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The Off-Ramps Never Used

2017 May 19
by Ian Welsh

This is an old joke:

A very religious man was once caught in rising floodwaters. He climbed onto the roof of his house and trusted God to rescue him. A neighbour came by in a canoe and said, “The waters will soon be above your house. Hop in and we’ll paddle to safety.”

“No thanks,” replied the religious man. “I’ve prayed to God and I’m sure he will save me.”

A short time later, the police came by in a boat. “The waters will soon be above your house. Hop in and we’ll take you to safety.”

“No thanks,” replied the religious man. “I’ve prayed to God and I’m sure he will save me.”

A little time later, a rescue services helicopter hovered overhead, let down a rope ladder, and said: “The waters will soon be above your house. Climb the ladder and we’ll fly you to safety.”

“No thanks,” replied the religious man. “I’ve prayed to God and I’m sure he will save me.”

All this time, the floodwaters continued to rise, until soon they reached above the roof and the religious man drowned. When he arrived in heaven, he demanded an audience with God. Ushered into God’s throne room, he said, “Lord, why am I here in heaven? I prayed for you to save me! I trusted you to save me from that flood.”

“Yes you did my child” replied the Lord. “And I sent you a canoe, a boat, and a helicopter. But you never got in.”

I am watching, right now, the British, offered an off-ramp by Jeremy Corbyn, and refusing it. Corbyn has been right in his life about almost everything: He was against every bad war, he was against cutting welfare, he was against privatizations, he was against bad trade deals, and bailouts, and so on.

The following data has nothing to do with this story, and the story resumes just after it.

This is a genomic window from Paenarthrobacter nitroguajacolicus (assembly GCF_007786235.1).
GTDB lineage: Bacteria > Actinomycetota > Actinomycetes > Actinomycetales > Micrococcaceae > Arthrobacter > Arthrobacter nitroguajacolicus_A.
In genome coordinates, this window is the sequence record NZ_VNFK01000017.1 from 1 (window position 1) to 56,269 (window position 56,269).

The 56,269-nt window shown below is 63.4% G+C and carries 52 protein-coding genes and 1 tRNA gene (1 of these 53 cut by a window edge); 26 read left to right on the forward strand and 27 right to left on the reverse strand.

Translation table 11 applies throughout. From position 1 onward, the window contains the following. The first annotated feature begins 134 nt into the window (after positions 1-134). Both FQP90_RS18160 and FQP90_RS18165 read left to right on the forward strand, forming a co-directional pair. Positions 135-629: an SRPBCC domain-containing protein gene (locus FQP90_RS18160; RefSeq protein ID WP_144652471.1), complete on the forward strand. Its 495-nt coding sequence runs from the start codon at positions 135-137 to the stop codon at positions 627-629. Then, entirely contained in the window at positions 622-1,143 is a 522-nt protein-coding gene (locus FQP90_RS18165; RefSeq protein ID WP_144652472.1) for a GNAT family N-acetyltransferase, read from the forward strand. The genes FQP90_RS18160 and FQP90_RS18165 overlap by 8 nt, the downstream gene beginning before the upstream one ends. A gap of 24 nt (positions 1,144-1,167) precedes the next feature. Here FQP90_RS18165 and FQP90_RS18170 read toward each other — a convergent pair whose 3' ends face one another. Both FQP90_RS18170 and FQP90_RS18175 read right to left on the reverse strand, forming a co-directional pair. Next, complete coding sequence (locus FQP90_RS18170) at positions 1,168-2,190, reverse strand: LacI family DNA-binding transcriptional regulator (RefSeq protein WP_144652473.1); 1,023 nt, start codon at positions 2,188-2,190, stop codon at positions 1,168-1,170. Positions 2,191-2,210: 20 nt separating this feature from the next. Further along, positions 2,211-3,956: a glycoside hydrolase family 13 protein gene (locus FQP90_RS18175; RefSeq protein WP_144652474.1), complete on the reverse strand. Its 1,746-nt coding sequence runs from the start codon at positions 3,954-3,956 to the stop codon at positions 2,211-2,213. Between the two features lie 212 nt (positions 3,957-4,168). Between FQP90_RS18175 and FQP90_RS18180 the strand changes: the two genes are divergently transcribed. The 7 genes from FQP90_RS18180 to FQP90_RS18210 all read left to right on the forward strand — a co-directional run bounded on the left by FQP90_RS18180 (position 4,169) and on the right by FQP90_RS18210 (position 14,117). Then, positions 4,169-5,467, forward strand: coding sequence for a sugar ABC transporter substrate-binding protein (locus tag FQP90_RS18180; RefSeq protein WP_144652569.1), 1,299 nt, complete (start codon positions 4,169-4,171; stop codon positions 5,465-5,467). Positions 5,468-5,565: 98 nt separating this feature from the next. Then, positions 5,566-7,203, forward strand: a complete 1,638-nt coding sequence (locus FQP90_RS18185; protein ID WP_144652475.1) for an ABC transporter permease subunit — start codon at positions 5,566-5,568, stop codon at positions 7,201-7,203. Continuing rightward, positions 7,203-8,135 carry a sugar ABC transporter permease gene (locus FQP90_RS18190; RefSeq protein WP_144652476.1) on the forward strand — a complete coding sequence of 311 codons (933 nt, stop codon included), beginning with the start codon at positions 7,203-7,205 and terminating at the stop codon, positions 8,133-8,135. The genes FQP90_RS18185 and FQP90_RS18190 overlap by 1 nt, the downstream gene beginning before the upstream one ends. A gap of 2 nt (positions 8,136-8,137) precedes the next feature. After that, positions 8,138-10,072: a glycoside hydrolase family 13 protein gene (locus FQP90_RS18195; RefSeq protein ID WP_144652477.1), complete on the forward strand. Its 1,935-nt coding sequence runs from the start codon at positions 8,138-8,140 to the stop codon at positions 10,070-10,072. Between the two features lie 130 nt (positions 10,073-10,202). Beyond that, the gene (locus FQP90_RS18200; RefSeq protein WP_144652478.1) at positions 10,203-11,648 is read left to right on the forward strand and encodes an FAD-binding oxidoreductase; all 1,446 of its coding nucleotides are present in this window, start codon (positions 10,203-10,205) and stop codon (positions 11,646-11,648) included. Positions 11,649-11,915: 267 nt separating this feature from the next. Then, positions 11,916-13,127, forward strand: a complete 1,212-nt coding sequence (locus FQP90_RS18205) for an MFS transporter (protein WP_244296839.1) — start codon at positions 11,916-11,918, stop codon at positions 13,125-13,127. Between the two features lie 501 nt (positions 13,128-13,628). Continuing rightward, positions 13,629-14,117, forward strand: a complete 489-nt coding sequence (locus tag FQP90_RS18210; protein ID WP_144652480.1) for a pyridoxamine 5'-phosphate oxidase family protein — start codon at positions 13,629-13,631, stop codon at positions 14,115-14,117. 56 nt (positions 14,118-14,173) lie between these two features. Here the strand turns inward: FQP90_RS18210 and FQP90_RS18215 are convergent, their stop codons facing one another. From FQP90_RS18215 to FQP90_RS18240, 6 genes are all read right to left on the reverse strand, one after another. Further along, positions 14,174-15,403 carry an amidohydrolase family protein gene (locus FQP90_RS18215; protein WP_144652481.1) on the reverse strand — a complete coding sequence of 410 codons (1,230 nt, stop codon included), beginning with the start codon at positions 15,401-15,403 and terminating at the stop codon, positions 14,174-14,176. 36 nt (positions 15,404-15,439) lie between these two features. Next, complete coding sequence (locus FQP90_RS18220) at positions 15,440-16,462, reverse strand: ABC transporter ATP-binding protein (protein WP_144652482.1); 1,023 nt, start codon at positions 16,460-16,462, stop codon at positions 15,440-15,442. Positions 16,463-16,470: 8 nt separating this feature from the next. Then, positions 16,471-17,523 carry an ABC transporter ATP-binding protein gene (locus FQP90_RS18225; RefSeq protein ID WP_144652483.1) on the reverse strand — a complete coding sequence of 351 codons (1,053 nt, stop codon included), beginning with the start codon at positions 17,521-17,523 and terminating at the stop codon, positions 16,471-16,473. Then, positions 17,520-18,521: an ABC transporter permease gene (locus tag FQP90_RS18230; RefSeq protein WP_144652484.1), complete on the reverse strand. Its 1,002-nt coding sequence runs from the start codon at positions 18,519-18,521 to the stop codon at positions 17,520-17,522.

More than this, he acted on that: He voted against them, spoke against them, marched against them. He has not taken bribes, he has not charged the taxpayer for fancy hotels or booze. He is a man of integrity who can reasonably be expected to do what he says.

Like all men of integrity, that means he won’t always tell you want to hear, but that’s the price you pay if you want an actual honest person in charge.

So, of course, Brits are going to elect May, a truly horrid woman who is complicit in taking wheelchairs away from the poor, and a thousand other things you can read about if you have the curiosity of a turnip and access to a search engine.

Many rowing boats, helicopters, and so on have been offered throughout my life. I remember the warnings about inequality rising from the mid 80s. I remember the warnings about climate change, also from the mid 80s. (They existed earlier, but I was too young.)

Candidates ran who were good on these things, including presidential candidates like Kucinich. They were laughed at and ridiculed. Everyone knows that you can’t actually tax rich people, forbid corruption, or not destroy the ecosphere’s ability to support human life for profit.

People screamed from the rooftops. Many many books were published. People went on TV. Huge marches occurred.

But candidates who would actually reverse bad policy were jokes. “Hahahaha. Only suckers want to do the right thing. He’s not a credible candidate, we have to vote for someone evil, just a little less evil than the most evil candidate!”

Hahahahaha.

The off-ramps were there. They were offered time and time again. And we refused them, time and time again.

At some point, the off-ramps will run out. In fact, they already have. All the off-ramps now lead to “OMG THIS IS SUCKSVILLE.” But the off-ramps coming up, and pretty damn soon, are labelled “First Level of Hell.”

The current catastrophes and the upcoming ones were all affirmatively chosen and then re-affirmed repeatedly by voting majorities or pluralities, and by the elites of every major country.

When you die, if there is a God, don’t ask him why he didn’t send help. Ask him why we didn’t accept it.